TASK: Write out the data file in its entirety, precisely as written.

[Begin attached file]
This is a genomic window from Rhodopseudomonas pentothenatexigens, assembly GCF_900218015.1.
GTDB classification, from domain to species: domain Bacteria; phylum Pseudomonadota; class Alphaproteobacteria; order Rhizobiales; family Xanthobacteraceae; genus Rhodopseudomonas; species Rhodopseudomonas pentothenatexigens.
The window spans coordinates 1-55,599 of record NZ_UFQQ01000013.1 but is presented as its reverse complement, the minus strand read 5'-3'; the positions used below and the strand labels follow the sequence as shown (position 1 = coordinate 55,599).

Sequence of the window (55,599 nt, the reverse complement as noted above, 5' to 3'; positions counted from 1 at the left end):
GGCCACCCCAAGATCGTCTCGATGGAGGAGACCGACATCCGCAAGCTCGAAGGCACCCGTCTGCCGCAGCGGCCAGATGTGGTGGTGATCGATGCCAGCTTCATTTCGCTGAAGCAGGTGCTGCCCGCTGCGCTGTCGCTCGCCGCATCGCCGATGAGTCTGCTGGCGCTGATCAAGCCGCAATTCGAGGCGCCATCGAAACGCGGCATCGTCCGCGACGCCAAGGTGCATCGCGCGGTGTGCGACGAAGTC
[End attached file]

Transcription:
This is a genomic window from Rhodopseudomonas pentothenatexigens, assembly GCF_900218015.1.
GTDB classification, from domain to species: domain Bacteria; phylum Pseudomonadota; class Alphaproteobacteria; order Rhizobiales; family Xanthobacteraceae; genus Rhodopseudomonas; species Rhodopseudomonas pentothenatexigens.
The window spans coordinates 1-55,599 of record NZ_UFQQ01000013.1 but is presented as its reverse complement, the minus strand read 5'-3'; the positions used below and the strand labels follow the sequence as shown (position 1 = coordinate 55,599).

Sequence of the window (55,599 nt, the reverse complement as noted above, 5' to 3'; positions counted from 1 at the left end):
GGCCACCCCAAGATCGTCTCGATGGAGGAGACCGACATCCGCAAGCTCGAAGGCACCCGTCTGCCGCAGCGGCCAGATGTGGTGGTGATCGATGCCAGCTTCATTTCGCTGAAGCAGGTGCTGCCCGCTGCGCTGTCGCTCGCCGCATCGCCGATGAGTCTGCTGGCGCTGATCAAGCCGCAATTCGAGGCGCCATCGAAACGCGGCATCGTCCGCGACGCCAAGGTGCATCGCGCGGTGTGCGACGAAGTC